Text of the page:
To hair is human: Was North Korea haircut story fake?
A report on Slate questions the credibility of a story gone viral worldwide.
From the BBC to TIME, no self-respecting publication could afford Wednesday to miss out on a fascinating report – and viral goldmine: The news that North Korea's reclusive regime had ordered all men in North Korea to get the same haircut as their Dear Leader, Kim Jong Un.
Kim's antics have received worldwide attention in the past, and have ranged from seasonal confrontations with South Korea and the West to the cruel dispatching of dissenting family members (his uncle). We all know he loves basketball so much that Denis Rodman is a guest of honor on the northern side of the peninsula, and many of us have heard about his falling out with his girlfriend, which ended with a firing squad.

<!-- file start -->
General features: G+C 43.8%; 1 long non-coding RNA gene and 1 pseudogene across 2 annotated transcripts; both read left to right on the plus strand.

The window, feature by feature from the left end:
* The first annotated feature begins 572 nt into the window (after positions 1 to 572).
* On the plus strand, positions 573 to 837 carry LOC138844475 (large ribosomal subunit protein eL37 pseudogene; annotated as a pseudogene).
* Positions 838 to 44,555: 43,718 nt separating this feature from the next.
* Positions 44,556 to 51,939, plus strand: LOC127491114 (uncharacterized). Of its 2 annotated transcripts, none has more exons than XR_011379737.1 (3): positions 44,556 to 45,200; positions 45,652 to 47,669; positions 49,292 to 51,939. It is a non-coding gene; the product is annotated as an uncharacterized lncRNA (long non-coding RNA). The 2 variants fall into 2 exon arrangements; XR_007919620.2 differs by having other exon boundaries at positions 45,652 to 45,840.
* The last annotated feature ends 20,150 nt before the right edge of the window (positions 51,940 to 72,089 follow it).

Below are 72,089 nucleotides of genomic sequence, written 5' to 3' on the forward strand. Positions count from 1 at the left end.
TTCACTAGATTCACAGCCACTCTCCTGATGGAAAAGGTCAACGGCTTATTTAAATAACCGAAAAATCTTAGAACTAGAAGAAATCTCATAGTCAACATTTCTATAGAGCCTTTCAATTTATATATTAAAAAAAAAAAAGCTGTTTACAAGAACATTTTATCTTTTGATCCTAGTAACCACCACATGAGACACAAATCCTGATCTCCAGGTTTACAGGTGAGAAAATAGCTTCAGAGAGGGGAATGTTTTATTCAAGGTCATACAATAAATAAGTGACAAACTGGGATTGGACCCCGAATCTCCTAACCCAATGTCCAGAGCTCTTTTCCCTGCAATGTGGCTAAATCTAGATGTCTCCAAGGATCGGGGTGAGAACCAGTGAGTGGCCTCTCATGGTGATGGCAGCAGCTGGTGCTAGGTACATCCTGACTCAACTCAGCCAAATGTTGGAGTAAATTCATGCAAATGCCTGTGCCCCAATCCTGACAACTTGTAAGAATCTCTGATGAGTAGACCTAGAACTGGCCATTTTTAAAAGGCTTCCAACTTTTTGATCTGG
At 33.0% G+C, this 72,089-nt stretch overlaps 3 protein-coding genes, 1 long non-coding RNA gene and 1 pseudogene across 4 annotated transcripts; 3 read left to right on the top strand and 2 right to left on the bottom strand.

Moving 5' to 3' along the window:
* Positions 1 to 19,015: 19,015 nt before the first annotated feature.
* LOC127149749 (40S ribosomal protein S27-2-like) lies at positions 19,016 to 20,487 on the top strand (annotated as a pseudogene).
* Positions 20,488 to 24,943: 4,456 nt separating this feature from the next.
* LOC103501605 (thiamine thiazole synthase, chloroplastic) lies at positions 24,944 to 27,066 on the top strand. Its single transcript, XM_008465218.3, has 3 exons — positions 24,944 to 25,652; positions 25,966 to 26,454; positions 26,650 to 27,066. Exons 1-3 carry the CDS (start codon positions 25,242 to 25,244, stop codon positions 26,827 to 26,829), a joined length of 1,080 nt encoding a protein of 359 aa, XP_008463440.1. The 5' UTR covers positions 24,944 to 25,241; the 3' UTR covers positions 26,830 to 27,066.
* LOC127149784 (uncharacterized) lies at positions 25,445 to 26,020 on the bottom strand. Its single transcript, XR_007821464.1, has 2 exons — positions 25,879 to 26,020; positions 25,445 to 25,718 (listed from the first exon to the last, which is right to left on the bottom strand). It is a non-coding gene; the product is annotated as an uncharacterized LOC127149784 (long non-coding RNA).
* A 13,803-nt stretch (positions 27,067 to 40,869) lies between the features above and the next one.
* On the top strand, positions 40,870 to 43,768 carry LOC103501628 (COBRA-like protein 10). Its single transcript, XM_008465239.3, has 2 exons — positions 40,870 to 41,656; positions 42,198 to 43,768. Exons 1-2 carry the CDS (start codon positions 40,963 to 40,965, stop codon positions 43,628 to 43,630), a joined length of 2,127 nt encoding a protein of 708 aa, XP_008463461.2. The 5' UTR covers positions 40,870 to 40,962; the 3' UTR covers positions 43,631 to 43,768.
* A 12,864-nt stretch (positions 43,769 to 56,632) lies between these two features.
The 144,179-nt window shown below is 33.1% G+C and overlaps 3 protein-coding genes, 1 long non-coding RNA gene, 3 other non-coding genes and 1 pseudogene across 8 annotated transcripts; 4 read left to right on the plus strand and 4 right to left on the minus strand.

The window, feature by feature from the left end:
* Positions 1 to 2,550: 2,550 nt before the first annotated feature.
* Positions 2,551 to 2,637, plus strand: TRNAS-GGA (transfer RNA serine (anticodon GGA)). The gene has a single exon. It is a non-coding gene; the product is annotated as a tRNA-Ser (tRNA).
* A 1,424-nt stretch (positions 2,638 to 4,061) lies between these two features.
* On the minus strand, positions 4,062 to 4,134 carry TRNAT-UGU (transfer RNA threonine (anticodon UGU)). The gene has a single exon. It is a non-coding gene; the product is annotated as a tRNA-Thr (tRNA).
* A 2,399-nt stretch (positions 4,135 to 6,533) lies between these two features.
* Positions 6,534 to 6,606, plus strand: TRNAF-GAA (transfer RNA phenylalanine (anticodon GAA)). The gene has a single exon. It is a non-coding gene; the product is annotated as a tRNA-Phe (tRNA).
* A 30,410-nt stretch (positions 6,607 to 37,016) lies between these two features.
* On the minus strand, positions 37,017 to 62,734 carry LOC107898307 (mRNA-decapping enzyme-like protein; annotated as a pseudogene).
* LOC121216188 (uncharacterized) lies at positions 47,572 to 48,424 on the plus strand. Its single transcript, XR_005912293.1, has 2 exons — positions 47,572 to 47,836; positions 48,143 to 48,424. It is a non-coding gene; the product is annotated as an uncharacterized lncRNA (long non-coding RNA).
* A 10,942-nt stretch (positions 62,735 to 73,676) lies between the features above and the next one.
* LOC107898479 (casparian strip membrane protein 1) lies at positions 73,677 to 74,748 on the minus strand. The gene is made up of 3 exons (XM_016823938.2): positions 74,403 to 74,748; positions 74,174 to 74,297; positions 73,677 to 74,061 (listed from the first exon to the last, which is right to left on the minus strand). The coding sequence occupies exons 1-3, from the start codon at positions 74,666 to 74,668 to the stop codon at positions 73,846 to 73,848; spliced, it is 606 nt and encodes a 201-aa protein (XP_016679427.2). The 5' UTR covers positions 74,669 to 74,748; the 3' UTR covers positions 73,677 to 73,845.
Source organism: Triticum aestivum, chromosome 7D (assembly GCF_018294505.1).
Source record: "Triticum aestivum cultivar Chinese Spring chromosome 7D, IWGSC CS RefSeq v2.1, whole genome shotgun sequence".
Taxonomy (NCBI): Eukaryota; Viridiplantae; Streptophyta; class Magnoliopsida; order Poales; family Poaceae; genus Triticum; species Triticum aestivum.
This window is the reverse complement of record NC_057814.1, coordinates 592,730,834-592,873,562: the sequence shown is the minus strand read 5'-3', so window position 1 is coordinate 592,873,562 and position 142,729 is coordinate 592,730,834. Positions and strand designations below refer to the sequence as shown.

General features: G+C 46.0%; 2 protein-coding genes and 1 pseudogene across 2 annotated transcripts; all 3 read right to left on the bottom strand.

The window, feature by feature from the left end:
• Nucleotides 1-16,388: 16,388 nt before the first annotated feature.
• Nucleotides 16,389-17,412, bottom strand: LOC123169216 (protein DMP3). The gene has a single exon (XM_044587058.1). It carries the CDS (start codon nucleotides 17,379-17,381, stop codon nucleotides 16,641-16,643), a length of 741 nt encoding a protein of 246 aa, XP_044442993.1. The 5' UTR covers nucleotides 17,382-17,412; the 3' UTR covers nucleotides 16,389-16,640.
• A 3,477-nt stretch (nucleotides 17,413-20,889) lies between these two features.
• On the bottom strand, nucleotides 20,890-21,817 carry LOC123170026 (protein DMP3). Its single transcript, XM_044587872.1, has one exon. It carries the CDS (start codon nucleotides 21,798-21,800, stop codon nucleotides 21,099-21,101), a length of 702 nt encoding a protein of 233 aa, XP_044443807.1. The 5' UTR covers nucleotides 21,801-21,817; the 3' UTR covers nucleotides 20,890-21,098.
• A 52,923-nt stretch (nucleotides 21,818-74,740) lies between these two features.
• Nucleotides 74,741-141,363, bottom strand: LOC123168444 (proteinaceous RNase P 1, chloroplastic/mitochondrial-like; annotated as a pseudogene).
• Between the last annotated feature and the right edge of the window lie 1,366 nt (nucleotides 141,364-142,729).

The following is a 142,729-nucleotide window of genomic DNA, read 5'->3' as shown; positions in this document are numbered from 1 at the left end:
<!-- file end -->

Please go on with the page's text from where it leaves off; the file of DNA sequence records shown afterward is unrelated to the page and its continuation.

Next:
But perhaps exactly because of the reclusive nature of the regime, stories like the one carried by the Korea Times on Wednesday are hard to verify, leading some critics to question the entire thing.
In his blog, Slate's Joshua Keating picked apart the report, highlighting some suspect points. First, he said, the recent visitors to Pyongyang who are quoted in the report "don't recall seeing people with unusual haircuts."
He then went on to lay out past and equally as dubious hair-related stories that emerged from North Korea – a 2008 Japanese report alledging Kim banned long hair after watching a soccer match, and a 2013 Telegraph article claiming Pyongyang had sanctioned 28 approved hair styles, 14 for men and 14 for women.
"In other words," concluded Keating, "it’s true that the North Korean state discourages long hair… But enforcement of these rules seems to be pretty lax and it seems extremely unlikely that every man in the country is now walking around with an imitation of Kim Jong-un’s Macklemore-ish side-shaved do."
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